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Contributions to Zoology, 80 (3) – 2011

Relevance of wing morphology in distinguishing and classifying genera and species of Stenogastrinae wasps

David Baracchi1,2, Leonardo Dapporto1, Stefano Turillazzi1

1.  Università degli Studi di Firenze, Dipartimento di Biologia Evoluzionistica ‘Leo Pardi’, Via Romana 17, 50125, Firenze, Italy


Keywords: geometric morphometrics, Hymenoptera, nest architecture, taxonomy, Vespidae


The phylogeny of the Stenogastrinae wasps is still under discussion and their systematic incomplete. In the present work we used geometric morphometrics, a technique based on a rigorous statistical assessment of shape, to compare the forewings of fifteen species of Stenogastrinae wasps belonging to four different genera to ascertain whether this approach may be used as a reliable method in the study of the taxonomy of the group. The results show that the wing vein junctions can be diagnostic for both genus and species identification. For the first time in this subfamily, we propose a phylogenetic classification of the species based on wing morphology that largely agrees with the cladistic data available at genus level and reflects the differences among species in terms of nesting material and architecture of their nest.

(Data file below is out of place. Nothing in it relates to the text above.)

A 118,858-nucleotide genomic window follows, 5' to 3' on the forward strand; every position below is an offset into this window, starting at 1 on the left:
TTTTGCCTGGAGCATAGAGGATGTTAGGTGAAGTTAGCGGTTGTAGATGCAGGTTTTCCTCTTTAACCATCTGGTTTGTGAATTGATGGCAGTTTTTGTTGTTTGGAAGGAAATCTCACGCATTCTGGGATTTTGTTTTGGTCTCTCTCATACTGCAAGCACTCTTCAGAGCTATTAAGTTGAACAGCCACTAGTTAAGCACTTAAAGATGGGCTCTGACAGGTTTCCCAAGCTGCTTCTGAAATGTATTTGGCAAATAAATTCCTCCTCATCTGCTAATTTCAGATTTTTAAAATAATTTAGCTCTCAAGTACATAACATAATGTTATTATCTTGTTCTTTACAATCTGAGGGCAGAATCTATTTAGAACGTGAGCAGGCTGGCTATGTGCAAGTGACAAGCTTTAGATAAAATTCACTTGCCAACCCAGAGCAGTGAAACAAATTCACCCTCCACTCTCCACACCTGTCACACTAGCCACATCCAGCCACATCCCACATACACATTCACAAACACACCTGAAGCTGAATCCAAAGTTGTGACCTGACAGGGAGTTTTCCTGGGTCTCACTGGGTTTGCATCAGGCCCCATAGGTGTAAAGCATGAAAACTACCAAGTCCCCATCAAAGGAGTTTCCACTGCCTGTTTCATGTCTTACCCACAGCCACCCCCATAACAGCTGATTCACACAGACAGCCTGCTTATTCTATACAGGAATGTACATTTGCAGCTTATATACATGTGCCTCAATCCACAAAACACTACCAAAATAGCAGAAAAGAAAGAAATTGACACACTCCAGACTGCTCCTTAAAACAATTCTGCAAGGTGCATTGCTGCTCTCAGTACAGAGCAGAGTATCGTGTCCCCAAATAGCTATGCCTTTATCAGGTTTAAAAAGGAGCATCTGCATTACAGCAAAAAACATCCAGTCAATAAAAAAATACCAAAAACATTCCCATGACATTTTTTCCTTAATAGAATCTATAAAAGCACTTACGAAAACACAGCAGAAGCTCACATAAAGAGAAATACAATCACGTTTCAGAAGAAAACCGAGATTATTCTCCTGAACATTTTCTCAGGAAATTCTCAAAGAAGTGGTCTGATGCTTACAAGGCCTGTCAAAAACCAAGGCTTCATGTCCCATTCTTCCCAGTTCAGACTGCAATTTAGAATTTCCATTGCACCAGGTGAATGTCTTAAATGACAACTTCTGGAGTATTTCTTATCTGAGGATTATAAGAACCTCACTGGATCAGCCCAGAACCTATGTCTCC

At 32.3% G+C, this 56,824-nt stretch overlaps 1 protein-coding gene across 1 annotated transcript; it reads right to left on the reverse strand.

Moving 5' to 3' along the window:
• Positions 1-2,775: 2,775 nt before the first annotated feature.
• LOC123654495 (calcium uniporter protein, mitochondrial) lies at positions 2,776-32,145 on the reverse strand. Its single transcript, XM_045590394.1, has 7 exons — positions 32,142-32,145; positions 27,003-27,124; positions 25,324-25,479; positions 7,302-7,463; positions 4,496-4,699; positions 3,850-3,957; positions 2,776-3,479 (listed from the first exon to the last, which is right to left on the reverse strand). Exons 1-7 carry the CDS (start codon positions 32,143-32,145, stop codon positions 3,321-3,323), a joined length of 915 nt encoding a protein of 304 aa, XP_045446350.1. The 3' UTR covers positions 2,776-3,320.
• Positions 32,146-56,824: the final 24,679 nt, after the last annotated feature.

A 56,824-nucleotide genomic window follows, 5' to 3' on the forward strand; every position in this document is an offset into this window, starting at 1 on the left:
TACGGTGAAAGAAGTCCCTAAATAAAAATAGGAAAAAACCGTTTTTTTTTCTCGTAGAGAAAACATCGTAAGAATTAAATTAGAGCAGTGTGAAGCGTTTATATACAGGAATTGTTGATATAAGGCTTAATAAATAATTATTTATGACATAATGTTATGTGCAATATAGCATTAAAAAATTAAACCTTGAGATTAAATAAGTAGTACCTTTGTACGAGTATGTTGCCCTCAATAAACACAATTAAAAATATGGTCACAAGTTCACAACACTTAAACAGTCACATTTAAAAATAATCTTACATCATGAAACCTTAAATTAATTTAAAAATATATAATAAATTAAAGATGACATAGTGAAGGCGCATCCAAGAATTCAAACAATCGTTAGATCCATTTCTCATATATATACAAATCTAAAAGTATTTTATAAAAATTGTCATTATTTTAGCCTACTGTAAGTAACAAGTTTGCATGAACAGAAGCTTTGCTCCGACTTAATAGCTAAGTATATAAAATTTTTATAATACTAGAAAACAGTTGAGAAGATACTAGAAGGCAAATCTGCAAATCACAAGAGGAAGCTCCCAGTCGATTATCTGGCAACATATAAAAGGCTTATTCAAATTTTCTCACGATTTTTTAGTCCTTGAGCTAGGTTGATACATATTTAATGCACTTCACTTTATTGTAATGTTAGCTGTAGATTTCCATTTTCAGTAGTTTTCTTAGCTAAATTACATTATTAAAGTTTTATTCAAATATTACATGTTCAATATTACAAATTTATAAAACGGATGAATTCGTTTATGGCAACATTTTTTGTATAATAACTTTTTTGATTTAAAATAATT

The Stenogastrinae represent a sub-family of social wasps belonging to the family Vespidae (Carpenter, 1982; Hines et al., 2007). Stenogastrinae are endemic to the Indo-Malaysian area and comprise 57 described species belonging to seven genera among which Eustenogaster, Liostenogaster and Parischnogaster show the highest number of taxa described so far (Carpenter, 2001). Due to the primitive social organization and to the generalized small size of the colonies, exceeding a dozen individuals in a very few species (Baracchi et al., 2009a), these organisms have been proposed as a key group for understanding the origin of social evolution in insects (Yoshikawa et al., 1969; West-Eberhard, 1978; Turillazzi, 1991). Several of their features, like the elaborate larval rearing (Turillazzi, 1989), the long larval developmental time (Field et al., 2000) and the poor quality of nest material (Hansell, 1987) are considered as important determinants in shaping their peculiar social structure. The most generally accepted phylogenetic hypothesis (Carpenter, 1982, 1988; Carpenter and Starr, 2000) collocates them as the sister-group of the Polistinae + Vespinae, rendering the social wasps as an entirely monophyletic group. However, a recent study by Hines et al. (2007), comparing mitochondrial and nuclear DNA, indicated a clade composed of these three subfamilies as non-monophyletic and implied a separate route to eusociality for the Stenogastrinae. The noticeable discrepancy between these two contrasting hypotheses underlines the need for further studies in order to clarify the taxonomy of the Stenogastrinae wasps and to better understand their systematic at the subfamily, genera and species levels. Data concerning the phylogenetic relationships among species within the group are still missing except for the ones recently obtained for a few species belonging to the Liostenogaster, Eustenogaster and Parischnogaster genera through chemical taxonomy (Baracchi et al., 2009b). Taxonomists usually identify species using operational methods, based on phenotypic morphological evidence, on molecular (phylogenetics) and on chemical characters (Agapow et al., 2004; Haverty et al., 2005; Dapporto, 2007; Hines et al., 2007; Baracchi et al., 2009b). Furthermore, in the Stenogastrinae, characteristics of the nest architecture have also been used to discriminate between morphologically similar species (Sakagami and Yoshikawa, 1968). Classical morphometric methods (Ruttner, 1988), based on multiple measurement of many individuals (Alpatov, 1929) evolved in geometric morphometrics (Bookstein, 1991). This technique is based on a rigorous statistical theory of shape (Kendall et al., 1999) that allows quantitative multivariate analyses on structure shapes (Rohlf and Marcus, 1993; Adams et al., 2004). While some authors suggest that the use of geometric morphometrics data for reconstruction of phylogenies could be problematic (MacLeod and Forey, 2002), there is also mounting evidence supporting the use of this technique in insect systematics studies. Actually, the geometric morphometrics applied to vein junctions of the wings has already been successfully used to discriminate honeybee subspecies (Tofilski, 2008), Sphex species (Tuzun, 2009), and some species of Syrphidae (Francuski et al., 2009).